In 1950 the balance in the fund was almost £100 million or $200 million – in today’s money the equivalent of several trillion dollars. But the pot was too big for the politicians to leave alone. Menzies, supported by the Australian Labor Party, amended the Acts governing the fund so the compulsory contributions levy was lumped in with people’s income tax and the whole lot paid straight into consolidated revenue. But the compulsory 7.5 per cent “levy” was still collected and spent. In 1977 Liberal PM Malcolm Fraser transferred the balance left in the welfare fund account (by then almost $500 million, or several trillion in today’s terms) to consolidated revenue. But still the 7.5 per cent was taken out of everyone’s pay packet every week. Then in 1985 the Labor Government repealed Acts No. 39, 40 and 41 of 1945 (The National Welfare Fund Acts) and introduced income and asset testing, thus excluding millions of levy and taxpaying Australians from receiving the pension for which they had paid. But still the 7.5 per cent levy continued to be collected (while hidden in general income tax revenue.) And to this day it still is collected. There have been estimates that the trillions of dollars stolen from the fund and the money paid and similarly stolen (sorry, transferred) since 1985 would be enough to pay a non-means-tested pension to every retiree of far more than $500 a week. If it had been invested, like the Future Fund, the pension might be $1000 a week. Small beer compared with the politicians’ pension deals but a huge leap for older Aussies, 420,000 of whom had their age pensions cancelled or reduced from January 1. Ironically, they are the very pensioners who would have the highest pensions if their personal contribution to the “fund” was the yardstick as in the UK and the US. They probably generally have been Coalition voters. But no more. Spend time in the RSLs, bowling clubs, voluntary organisations and the like, where these people gather and it is clear they are Liberal-National voters no more. In lieu of an Australian Trump, they see no alternative but One Nation. The Coalition, supported by Labor and the Greens, has turned 180 degrees from Menzies’ view the age pension is “an entitlement earned by the person’s personal contribution to the fund” and portrays it as charity. For many Australians this alone shows how far the parties they once supported have strayed from principle. The arrogant politicians think they can hypocritically and sanctimoniously speak condescendingly of older Australians. They are in for a shock. Brian Hale is a former business editor of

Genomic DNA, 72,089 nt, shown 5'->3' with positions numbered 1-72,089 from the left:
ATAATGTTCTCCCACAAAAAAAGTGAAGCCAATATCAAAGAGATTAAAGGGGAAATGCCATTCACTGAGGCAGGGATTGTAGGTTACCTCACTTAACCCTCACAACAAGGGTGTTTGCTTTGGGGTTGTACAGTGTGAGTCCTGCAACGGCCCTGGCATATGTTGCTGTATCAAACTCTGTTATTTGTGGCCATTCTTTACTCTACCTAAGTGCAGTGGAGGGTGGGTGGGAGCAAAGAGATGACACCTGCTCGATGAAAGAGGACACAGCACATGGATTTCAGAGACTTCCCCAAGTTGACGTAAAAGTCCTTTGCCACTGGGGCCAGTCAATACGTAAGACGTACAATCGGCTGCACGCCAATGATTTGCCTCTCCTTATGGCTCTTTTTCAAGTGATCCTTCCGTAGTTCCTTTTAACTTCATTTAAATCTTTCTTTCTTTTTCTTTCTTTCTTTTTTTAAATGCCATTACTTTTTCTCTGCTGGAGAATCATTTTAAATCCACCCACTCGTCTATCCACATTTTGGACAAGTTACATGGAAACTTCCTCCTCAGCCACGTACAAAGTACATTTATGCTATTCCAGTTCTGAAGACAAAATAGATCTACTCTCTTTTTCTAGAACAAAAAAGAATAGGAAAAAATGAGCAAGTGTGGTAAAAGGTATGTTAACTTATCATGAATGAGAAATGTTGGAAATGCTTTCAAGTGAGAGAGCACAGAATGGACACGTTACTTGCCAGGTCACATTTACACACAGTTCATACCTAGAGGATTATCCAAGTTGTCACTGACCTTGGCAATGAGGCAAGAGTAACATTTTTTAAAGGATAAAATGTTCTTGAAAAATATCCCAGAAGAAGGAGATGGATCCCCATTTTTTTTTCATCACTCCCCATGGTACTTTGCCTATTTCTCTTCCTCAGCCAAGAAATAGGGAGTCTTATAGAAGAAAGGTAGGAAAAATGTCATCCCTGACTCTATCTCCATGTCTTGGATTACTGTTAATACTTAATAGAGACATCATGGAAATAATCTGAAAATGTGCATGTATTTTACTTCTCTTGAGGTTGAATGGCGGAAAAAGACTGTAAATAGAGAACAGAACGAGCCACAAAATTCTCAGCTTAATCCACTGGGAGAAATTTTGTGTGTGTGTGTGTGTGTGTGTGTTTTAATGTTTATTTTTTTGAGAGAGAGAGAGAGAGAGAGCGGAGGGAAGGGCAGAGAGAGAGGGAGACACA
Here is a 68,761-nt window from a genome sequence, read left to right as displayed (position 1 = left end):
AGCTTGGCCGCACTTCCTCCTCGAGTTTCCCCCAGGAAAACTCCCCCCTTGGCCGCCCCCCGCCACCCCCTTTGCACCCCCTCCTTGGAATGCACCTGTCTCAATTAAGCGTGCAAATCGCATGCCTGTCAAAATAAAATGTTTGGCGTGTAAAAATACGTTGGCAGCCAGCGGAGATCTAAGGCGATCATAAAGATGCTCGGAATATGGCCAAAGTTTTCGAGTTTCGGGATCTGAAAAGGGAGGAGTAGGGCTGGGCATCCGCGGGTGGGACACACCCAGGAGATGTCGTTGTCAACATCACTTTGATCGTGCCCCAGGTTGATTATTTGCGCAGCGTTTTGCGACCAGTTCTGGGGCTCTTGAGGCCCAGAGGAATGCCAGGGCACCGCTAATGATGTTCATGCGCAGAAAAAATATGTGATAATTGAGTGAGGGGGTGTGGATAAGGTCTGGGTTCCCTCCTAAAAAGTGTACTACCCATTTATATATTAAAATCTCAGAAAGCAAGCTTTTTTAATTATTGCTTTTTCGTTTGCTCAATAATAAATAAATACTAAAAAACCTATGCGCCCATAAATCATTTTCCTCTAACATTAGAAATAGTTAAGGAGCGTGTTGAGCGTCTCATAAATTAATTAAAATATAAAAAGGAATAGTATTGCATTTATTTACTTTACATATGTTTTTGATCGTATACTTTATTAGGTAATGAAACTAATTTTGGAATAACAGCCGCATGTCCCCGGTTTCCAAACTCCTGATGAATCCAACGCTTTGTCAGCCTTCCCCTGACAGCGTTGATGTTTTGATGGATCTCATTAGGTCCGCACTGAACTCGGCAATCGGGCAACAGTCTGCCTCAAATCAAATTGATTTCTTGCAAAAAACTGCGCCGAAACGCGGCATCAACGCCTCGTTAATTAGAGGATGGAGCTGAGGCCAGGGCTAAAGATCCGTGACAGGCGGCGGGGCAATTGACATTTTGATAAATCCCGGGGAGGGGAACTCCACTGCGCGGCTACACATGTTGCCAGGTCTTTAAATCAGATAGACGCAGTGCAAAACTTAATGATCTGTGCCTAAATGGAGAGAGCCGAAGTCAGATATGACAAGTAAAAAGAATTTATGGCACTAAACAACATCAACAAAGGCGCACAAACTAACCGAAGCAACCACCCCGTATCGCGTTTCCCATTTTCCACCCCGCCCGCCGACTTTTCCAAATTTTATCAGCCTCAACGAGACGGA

The Courier-Mail and The Australian

  2. it is a well deserved increase no doubt. But I work 2 jobs six nights a week and one pays 1000.00 a fortnight. the other not much more. it just points out the fact that Aged Care workers and other jobs for example, some truck drivers are earning less or the same as a single pensioner. Surely this is a blight on our low paid workers in Australia and it should be taken into consideration by everyone holding the purse strings.

  3. Exactly where does this place people, along the Henderson Poverty Index? That’s what we should be using, rather than Ministerial puff:(

  4. Is this woman Anne Ruston, taking a holiday from reality. Does she really think $14.80 a fortnight gives pensioners “buying power?” It would not buy you two cups of takeaway coffee.
    What a low life, delusory, uncaring, poor excuse for a human being, Anne Ruston is. She needs to be stripped of her overpaid salary, made to live off a single person’s pension only, pay rent, eat, buy a few toiletries, and necessities, for at least 12 months and then after of year, let us see how much spending power she thinks the aged pension gave her.

    It’s time for a change in Australia. It is time our uncaring, greedy, Politicians faced reality. A single pension has an almost impossible task trying to eat well and pay rent on the aged pension. If they would like a few of lives little luxuries, Pensioners can afford it on the aged pension.
    I am not afraid to speak up and be counted.

    In this country of great opportunities, where are the opportunities for pensioners to live like human being’s with dignity and preserve their self-respect, not compromising their values and standard of living because they have been reduced to live below the poverty line?
    A roof over your head and good quality food is your birthright. And don’t allow anyone to tell you different.

    1. Well said Paula, the aged especially are victims of the current dictatorship
      rulers Covid has really shown them up, this meagre rise is purely political
      and vote grabbing.

  5. I am very pleased to hear of the rise in pension. I am on my own and I have bills to pay and it will be good . I know my husband will get the same being in a nursing home so I will be able to afford new clothes and shoes for him. Also I have my dear Husband home for meals two sometimes three times a week by Taxi, I will now be able to afford it.
    Barbara Leggett.

  6. I couldn’t agree more. The politicians need to take a pay cut and anyone of them that has resigned or left politics should not receive the big pensions and still be able cc to work. I can’t see why this large pension that they are receiving is right. If they are still able to work they shouldn’t be getting a pension. Pensioners are going to get a rise the biggest rise in so many years. What a joke. Sorry for the rant but it just makes me so mad.